In 1887 Mary Ellen Britton, delivered a speech titled “Woman’s Suffrage: A Potent Agency in Public Reforms” before the Colored Teachers Association, calling for the vote for women.  In this published speech she argued, “If woman is the same as man then she has the same rights, if she is distinct from man then she has a right to the ballot to help make laws for her government.”  Despite a busy medical practice, Britton remained active in civil rights and the growing women’s rights movement. With her many good works, she made Lexington a better place to live.

Before the Voting Rights Act of 1965, states could impose poll taxes, literacy tests, and other stipulations to keep African Americans from voting. Kentucky Democratic Representative Attica Scott says while discriminatory practices have mostly been outlawed, we continue to see new ways to suppress voter turnout. Whether it’s through prohibiting early voting, enforcing strict voter ID laws or disenfranchising felony offenders, efforts like this continue in the commonwealth that predominantly affect voters of color and poorer citizens. Efforts, Rep. Scott says, she fights today in the Kentucky legislature.

Representative Scott was the first African American Woman in Kentucky to be elected to the General Assembly after a more than 20-year gap in representation. Rep. Scott attributes the lack of representation to several factors, but mostly that Black women couldn’t vote until just 53 years ago.

“When we are talking about Black neighborhoods and communities of color, we are talking about people who are less resourced than many White people who run for office,” said Rep. Scott.  Adding that many of those women are often the first in their families to be involved in government and therefore have little to no legacy or model to follow.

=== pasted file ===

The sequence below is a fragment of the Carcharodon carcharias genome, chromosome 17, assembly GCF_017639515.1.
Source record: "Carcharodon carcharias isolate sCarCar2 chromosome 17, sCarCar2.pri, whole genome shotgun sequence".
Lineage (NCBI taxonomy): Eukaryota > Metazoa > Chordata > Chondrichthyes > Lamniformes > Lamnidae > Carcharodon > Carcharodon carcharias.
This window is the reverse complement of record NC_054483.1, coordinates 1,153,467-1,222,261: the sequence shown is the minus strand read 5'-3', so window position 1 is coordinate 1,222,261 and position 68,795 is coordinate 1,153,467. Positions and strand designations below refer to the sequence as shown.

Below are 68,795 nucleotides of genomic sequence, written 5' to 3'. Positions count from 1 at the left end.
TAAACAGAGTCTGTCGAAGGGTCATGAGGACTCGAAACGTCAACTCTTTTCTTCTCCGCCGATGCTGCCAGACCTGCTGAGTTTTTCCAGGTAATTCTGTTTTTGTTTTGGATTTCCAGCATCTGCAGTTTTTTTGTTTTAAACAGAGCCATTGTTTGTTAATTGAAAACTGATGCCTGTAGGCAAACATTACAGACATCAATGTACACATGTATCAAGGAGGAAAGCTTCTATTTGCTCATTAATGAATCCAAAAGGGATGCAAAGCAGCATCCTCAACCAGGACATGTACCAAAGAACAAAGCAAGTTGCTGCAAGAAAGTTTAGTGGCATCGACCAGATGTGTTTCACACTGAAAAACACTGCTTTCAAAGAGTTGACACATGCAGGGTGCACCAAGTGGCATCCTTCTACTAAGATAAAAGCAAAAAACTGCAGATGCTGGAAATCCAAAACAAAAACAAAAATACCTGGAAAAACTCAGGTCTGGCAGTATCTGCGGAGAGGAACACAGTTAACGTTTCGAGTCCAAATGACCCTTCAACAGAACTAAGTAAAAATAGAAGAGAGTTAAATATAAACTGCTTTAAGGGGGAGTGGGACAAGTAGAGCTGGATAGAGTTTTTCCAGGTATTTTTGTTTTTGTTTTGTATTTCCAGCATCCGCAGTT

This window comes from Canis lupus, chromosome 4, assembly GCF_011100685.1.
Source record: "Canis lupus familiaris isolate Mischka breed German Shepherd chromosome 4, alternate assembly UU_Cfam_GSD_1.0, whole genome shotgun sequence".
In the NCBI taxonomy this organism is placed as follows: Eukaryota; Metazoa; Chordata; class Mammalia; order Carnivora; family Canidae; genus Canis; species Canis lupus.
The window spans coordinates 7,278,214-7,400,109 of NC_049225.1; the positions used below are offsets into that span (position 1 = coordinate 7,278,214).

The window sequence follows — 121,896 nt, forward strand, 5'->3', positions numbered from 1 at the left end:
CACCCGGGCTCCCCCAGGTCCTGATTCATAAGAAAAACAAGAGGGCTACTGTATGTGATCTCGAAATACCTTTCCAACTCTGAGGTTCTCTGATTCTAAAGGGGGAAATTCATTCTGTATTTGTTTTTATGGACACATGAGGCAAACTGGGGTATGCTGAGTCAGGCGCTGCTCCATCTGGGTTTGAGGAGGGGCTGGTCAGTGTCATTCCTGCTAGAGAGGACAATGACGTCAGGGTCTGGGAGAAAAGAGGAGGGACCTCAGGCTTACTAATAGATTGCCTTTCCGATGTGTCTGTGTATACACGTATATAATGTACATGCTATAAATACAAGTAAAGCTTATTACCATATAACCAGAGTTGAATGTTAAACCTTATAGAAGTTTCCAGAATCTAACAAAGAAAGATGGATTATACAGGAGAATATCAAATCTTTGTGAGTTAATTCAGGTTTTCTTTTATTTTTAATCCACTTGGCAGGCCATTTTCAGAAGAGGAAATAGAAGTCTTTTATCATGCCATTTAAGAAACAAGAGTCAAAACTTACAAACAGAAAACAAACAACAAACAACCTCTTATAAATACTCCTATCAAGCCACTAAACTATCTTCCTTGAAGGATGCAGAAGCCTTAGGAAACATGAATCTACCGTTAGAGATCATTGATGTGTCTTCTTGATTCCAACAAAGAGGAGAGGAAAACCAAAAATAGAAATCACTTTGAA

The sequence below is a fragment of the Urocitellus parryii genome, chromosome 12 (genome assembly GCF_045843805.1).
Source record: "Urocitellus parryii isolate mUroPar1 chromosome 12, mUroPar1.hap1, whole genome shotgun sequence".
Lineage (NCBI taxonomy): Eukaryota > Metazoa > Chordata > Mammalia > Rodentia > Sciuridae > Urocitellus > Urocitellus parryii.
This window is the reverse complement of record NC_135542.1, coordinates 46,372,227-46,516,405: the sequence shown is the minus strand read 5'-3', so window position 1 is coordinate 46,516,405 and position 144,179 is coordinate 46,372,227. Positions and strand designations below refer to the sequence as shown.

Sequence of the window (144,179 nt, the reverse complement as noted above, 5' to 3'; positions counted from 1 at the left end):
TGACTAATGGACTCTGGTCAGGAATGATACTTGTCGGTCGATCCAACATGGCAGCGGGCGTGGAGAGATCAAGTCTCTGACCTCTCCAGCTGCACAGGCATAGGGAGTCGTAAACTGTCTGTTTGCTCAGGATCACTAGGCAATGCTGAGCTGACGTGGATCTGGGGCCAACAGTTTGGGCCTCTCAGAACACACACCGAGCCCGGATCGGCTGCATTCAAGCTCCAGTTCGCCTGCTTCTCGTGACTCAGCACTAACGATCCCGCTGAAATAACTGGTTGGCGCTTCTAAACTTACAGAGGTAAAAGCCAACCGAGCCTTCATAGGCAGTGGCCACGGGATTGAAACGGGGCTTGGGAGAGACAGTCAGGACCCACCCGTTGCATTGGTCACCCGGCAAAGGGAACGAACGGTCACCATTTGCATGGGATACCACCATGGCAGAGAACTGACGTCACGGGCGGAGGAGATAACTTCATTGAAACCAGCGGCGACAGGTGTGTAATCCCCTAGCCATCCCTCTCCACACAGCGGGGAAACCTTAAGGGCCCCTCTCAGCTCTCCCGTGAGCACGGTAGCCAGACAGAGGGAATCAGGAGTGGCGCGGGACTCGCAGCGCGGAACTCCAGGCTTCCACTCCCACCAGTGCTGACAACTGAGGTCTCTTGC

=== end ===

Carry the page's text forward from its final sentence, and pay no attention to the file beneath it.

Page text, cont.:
“When you do win, you will be faced with an environment that can be oppositional to who you are as a person because of racism and sexism […] seeing someone like yourself being represented is important, it sends a message to young people that they have a chance,” Rep. Scott said.

THE YELLOW RIBBON – 1876

Verse 1

“Tis just a hundred years ago our mothers and our sires

Lit up, for the world to see, the flame of freedom’s fires;

Through bloodshed and through hardship they labored in the fight;

Today we women labor still for Liberty and Right.

Chorus

Oh, we wear a yellow ribbon upon our woman’s breast,

We are prouder of its sunny hue than of a royal crest;

“Twas God’s own primal color, born of purity and light,

We wear it now for liberty, for justice and for Right…

Regardless of race, background, religious or cultural preference, Coffey and the women of the Centennial Chorus want all women’s voices to be heard. With the current administration, many in the group fear the work put forward by suffragists is at risk. Whether it is weakening protections against gender-based violence, attacking reproductive rights or undermining female leadership, the fight to protect women and their rights continues with the vote. The Women’s Suffragist Centennial Chorus of Frankfort, invite anyone willing to listen to their stories to also sing along.

The Women’s Suffragist Centennial Chorus is planning appearances in 2019 and 2020. If groups are interested in having an appearance by the Chorus in the Central Kentucky area please contact: Sylvia Coffee at (502)747-5700 or e-mail scoffey7@mis.net.

See a recent performance in the Senate Chambers here.